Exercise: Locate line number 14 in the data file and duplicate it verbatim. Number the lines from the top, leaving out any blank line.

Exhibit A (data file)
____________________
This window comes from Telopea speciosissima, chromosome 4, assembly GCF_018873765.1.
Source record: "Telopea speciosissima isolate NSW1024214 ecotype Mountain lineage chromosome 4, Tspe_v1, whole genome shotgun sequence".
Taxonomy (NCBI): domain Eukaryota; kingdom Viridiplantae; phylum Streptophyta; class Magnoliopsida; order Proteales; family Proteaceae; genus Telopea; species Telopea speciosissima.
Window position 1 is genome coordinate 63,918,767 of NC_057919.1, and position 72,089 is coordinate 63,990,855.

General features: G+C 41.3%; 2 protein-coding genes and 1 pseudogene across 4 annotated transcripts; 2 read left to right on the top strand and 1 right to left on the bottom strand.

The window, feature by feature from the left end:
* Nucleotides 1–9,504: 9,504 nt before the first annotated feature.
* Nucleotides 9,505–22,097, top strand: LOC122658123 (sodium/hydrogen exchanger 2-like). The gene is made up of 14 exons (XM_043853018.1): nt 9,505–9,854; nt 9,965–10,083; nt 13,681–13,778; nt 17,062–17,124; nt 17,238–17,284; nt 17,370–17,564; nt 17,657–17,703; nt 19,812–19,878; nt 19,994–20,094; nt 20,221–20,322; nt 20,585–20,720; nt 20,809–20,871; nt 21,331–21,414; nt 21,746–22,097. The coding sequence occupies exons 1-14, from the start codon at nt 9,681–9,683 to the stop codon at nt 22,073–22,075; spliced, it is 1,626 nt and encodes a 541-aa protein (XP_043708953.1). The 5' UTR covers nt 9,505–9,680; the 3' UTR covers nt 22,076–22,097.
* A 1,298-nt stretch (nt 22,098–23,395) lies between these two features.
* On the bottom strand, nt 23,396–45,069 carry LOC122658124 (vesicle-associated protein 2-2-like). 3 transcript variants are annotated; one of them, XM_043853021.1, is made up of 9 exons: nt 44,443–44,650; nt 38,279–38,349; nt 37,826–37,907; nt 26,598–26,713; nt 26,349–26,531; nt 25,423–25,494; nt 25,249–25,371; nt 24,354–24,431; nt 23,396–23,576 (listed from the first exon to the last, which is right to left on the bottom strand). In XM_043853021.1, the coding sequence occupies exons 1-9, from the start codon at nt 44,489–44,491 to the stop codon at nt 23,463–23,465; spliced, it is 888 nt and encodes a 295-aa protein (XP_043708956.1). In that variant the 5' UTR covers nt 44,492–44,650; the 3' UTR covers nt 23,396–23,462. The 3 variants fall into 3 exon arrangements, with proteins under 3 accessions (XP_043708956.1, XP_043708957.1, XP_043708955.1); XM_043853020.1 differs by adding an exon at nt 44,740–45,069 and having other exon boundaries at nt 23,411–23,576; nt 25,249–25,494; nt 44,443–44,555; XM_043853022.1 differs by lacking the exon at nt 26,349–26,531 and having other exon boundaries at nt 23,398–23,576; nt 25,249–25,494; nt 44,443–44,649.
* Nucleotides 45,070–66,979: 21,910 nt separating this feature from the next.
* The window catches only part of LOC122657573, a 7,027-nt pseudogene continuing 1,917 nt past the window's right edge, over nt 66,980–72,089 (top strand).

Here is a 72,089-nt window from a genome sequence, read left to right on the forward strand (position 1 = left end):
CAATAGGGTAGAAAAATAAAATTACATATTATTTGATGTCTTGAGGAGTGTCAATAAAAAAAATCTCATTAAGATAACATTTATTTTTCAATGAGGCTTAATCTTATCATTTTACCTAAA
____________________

CAATAGGGTAGAAAAATAAAATTACATATTATTTGATGTCTTGAGGAGTGTCAATAAAAAAAATCTCATTAAGATAACATTTATTTTTCAATGAGGCTTAATCTTATCATTTTACCTAAA